Chicago archdiocese 24-hour forgiveness festival open to Catholics, others

SHARE Chicago archdiocese 24-hour forgiveness festival open to Catholics, others
SHARE Chicago archdiocese 24-hour forgiveness festival open to Catholics, others

For 24 hours, the doors of Chicago area Catholic Churches will be open to Catholics and non-Catholics alike seeking forgiveness and prayer as part of the Archdiocese of Chicago’s Festival of Forgiveness.

Beginning at noon Friday to noon Saturday, two dozen Catholic churches, campus ministries and shrines will offer opportunities for Catholics to participate in the sacrament of confession and reconciliation and for other visitors to receive prayers of healing. That includes Holy Name Cathedral, where Chicago Archbishop Blase Cupich will offer the sacrament and prayers. Other parishes will offer special opportunities to do likewise, the archdiocese said.

The archdiocese’s first-of-its-kind 24-hour forgiveness festival is in response to the call of Pope Francis, who has described the Catholic Church as a field hospital comprised of the wounded and a place that, by God’s grace, is an instrument of healing and forgiving mercy.

Last year during Lent, Pope Francis held a 24-hour festival of forgiveness in Rome.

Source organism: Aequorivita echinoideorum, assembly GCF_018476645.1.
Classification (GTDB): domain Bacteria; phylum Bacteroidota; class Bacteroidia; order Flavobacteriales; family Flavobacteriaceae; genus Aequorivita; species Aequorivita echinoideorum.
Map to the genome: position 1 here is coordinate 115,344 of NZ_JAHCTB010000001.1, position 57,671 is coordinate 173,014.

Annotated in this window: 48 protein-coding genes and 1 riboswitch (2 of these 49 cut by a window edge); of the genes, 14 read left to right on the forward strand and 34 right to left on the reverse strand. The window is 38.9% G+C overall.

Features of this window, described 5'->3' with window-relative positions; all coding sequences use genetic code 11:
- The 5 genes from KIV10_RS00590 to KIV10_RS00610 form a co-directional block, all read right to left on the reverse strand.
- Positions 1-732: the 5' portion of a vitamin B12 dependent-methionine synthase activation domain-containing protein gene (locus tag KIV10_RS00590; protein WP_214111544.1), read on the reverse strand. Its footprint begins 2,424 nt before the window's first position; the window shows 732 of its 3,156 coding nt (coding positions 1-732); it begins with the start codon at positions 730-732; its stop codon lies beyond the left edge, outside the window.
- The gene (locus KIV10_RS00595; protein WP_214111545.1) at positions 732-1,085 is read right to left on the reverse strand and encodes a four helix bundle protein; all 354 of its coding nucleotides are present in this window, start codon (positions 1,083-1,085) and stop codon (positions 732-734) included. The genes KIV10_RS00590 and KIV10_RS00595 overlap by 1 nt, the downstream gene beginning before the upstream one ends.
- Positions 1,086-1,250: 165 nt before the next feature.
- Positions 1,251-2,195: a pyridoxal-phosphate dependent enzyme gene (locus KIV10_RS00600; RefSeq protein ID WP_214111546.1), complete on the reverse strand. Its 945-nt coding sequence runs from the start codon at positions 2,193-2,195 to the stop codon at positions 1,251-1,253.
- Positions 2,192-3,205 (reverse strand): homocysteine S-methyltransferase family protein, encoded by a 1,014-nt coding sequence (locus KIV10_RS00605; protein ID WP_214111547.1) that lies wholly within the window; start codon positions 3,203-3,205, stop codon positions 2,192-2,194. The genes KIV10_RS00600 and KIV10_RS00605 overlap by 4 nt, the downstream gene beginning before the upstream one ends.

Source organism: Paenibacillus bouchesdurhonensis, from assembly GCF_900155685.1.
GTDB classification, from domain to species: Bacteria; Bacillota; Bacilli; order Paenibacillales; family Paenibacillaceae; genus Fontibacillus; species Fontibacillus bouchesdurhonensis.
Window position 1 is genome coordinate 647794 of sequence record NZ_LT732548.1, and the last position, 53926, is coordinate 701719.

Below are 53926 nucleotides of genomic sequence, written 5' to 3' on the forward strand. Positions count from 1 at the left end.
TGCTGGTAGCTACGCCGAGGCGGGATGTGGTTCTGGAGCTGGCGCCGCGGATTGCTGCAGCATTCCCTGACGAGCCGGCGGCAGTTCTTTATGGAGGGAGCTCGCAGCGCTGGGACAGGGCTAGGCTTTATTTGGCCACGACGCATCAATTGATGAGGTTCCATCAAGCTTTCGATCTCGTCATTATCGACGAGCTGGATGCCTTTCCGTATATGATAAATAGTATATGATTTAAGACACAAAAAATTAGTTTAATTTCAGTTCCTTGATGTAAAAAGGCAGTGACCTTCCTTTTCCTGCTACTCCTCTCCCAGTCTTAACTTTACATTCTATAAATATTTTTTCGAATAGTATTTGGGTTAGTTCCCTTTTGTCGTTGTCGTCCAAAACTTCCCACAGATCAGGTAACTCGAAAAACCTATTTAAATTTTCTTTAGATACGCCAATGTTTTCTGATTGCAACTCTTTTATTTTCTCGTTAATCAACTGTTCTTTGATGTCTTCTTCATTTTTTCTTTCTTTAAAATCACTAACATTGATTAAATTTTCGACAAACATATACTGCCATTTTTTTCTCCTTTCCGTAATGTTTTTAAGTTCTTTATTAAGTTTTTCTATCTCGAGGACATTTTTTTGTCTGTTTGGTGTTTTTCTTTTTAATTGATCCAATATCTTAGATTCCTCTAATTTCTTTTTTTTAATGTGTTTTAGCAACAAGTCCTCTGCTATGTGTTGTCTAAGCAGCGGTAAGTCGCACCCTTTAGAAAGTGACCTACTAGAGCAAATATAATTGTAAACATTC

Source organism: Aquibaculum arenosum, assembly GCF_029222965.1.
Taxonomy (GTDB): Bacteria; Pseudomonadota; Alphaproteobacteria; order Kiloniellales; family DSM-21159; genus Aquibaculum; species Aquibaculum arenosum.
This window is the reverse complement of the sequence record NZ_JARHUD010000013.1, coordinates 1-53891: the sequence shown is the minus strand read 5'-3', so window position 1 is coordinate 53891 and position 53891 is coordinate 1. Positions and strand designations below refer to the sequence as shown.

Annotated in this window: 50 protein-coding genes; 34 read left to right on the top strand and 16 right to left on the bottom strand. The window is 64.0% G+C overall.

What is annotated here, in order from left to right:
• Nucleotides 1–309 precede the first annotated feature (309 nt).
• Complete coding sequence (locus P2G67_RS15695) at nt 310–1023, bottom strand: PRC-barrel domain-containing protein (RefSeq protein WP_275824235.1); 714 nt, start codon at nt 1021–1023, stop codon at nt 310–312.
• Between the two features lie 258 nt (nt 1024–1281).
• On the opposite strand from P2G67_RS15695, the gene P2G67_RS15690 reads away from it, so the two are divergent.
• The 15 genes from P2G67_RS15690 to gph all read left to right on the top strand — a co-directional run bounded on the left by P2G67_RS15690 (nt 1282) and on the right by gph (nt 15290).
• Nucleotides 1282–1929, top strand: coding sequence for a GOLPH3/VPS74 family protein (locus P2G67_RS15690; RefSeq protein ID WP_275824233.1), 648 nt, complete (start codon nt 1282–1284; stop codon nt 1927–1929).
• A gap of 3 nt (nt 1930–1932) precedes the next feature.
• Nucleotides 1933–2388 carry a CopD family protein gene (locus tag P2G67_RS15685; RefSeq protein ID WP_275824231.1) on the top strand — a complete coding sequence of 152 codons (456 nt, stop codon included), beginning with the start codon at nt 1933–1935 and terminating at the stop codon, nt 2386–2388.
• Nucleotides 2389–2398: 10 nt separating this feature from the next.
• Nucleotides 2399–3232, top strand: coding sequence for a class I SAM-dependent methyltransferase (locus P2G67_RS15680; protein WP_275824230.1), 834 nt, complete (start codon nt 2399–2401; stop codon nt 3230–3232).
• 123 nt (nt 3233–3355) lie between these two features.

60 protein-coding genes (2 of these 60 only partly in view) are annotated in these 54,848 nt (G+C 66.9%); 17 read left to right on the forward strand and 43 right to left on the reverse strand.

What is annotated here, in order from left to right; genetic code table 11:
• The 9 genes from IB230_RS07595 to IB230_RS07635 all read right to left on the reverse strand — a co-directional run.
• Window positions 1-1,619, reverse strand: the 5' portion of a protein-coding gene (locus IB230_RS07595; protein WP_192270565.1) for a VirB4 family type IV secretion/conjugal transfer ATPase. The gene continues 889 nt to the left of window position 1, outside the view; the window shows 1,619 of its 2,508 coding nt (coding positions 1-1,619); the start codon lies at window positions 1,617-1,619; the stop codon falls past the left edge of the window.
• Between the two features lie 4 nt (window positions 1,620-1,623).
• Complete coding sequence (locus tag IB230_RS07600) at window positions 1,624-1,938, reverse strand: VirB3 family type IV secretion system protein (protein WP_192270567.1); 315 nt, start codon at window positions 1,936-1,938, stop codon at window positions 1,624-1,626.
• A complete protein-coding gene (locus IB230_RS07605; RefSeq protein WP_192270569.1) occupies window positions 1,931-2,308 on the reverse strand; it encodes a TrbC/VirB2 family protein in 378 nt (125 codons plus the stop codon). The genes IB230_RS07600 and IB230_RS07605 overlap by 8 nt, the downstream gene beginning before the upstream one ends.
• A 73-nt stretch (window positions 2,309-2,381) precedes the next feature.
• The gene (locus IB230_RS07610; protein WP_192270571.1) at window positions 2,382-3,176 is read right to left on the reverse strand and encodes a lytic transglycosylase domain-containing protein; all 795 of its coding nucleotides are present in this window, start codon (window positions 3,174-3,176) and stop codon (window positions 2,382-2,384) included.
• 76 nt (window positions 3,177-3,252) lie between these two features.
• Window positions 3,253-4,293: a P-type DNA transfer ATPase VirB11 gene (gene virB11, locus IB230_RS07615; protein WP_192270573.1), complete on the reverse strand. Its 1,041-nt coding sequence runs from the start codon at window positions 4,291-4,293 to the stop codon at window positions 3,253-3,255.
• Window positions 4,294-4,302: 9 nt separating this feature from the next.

“Every human being lives with elements of brokenness. Every human soul knows its fragility,” the archdiocese said in promoting the festival on its website. “In Chicago, we are more aware than ever of the wounds inflicted on our city and its people by violence, gangs, drugs, domestic abuse, child neglect, economic injustice and a spirit of mistrust among people of different races, cultures, languages and ways of life. . . . The Catholic Church in Chicago wants to be a field hospital where all people can find the medicine of God’s mercy.”

This season before Easter is an appropriate time for self-examination and to “get back on track,” Cupich said.

“Pope Francis recently challenged believers around the world, even his own colleagues, to do a heartfelt examination of conscience,” Cupich noted in a briefing on the website. “This means asking ourselves what in my life am I not giving to God, my worries, my sinfulness, my weaknesses and struggles. The Pope reminds us that in examining our conscience, we should thank the Lord for all the good we have received and at the same time call to mind our sins and ask forgiveness. The season of Lent is a great time to . . . allow God to reshape our lives and our behaviors.”

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